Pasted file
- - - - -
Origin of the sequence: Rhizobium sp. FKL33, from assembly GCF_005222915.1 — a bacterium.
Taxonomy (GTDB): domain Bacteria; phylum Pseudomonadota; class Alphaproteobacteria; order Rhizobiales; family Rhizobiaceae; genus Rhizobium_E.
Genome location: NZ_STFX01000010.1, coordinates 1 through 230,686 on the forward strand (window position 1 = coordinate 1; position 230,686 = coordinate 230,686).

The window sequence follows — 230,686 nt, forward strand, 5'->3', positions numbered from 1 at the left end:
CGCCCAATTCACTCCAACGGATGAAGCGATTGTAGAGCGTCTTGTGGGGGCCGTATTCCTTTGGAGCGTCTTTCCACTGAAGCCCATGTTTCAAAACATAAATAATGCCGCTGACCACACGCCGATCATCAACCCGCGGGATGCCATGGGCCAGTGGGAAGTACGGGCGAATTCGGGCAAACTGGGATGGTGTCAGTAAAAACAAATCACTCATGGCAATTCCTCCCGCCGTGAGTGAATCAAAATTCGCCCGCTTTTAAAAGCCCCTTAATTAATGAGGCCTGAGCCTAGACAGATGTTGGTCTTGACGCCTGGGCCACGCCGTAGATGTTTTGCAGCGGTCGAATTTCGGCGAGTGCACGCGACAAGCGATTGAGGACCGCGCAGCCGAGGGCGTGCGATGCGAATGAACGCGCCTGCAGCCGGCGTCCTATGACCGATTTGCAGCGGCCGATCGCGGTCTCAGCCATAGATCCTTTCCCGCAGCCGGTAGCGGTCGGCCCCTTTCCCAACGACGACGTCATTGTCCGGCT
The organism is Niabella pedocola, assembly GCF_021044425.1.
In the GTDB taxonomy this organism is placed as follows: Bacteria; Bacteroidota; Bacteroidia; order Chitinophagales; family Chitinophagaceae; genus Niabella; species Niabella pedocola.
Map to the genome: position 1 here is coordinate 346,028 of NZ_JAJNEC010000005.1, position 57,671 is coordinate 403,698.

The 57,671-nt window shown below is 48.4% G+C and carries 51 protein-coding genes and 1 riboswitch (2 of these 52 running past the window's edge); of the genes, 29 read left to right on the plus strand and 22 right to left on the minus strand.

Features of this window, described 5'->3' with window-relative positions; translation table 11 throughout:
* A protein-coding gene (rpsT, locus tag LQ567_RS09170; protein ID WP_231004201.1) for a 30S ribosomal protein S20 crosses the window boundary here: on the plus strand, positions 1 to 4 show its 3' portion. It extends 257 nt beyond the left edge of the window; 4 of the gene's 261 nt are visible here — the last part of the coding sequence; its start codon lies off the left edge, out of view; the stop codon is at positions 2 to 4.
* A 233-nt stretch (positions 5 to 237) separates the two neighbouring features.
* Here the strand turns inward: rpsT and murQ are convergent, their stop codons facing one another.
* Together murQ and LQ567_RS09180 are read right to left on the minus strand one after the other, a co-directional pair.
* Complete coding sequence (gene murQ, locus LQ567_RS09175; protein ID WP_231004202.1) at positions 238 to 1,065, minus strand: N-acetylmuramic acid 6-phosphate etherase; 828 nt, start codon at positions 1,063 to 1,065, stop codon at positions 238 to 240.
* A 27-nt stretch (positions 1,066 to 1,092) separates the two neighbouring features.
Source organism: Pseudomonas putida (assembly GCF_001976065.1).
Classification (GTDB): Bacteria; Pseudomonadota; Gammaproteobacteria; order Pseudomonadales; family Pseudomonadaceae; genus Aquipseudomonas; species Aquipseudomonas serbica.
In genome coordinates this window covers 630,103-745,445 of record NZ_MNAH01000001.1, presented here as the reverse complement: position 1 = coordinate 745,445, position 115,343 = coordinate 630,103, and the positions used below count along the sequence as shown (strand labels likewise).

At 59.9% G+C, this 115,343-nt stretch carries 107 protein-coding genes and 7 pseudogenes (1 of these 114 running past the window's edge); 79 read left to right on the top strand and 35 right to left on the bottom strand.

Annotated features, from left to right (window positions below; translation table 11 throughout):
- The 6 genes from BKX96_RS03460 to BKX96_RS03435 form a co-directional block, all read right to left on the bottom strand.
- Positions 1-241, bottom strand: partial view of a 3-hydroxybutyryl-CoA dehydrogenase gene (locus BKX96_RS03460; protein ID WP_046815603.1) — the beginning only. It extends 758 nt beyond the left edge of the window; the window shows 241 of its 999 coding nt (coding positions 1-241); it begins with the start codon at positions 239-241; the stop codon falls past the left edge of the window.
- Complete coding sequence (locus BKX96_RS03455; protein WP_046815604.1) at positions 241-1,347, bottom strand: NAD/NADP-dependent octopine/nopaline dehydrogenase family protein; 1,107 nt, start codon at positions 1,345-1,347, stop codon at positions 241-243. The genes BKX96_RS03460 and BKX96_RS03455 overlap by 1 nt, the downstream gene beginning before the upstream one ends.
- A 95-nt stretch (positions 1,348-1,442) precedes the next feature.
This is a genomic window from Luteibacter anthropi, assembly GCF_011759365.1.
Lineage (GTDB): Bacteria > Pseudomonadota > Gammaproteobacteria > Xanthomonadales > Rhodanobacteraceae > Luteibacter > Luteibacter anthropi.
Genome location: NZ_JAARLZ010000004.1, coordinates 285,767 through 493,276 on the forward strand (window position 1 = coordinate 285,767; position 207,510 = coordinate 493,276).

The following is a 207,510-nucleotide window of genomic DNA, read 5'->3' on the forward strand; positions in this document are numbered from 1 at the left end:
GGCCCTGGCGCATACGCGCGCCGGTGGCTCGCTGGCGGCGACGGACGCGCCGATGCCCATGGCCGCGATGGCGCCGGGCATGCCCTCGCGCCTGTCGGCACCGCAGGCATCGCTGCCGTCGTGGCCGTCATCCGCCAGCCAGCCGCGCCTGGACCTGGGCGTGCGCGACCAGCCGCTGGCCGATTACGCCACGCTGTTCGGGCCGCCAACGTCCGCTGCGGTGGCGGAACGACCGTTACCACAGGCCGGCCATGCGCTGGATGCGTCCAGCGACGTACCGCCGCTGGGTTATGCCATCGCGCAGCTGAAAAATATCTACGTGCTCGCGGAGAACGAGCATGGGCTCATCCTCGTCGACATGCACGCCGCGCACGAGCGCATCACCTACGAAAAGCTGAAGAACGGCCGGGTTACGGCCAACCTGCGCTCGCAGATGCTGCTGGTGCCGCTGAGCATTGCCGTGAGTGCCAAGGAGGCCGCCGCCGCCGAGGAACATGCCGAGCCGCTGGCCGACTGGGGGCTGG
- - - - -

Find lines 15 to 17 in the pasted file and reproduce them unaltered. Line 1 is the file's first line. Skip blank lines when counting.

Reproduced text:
* Complete coding sequence (gene murQ, locus LQ567_RS09175; protein ID WP_231004202.1) at positions 238 to 1,065, minus strand: N-acetylmuramic acid 6-phosphate etherase; 828 nt, start codon at positions 1,063 to 1,065, stop codon at positions 238 to 240.
* A 27-nt stretch (positions 1,066 to 1,092) separates the two neighbouring features.
Source organism: Pseudomonas putida (assembly GCF_001976065.1).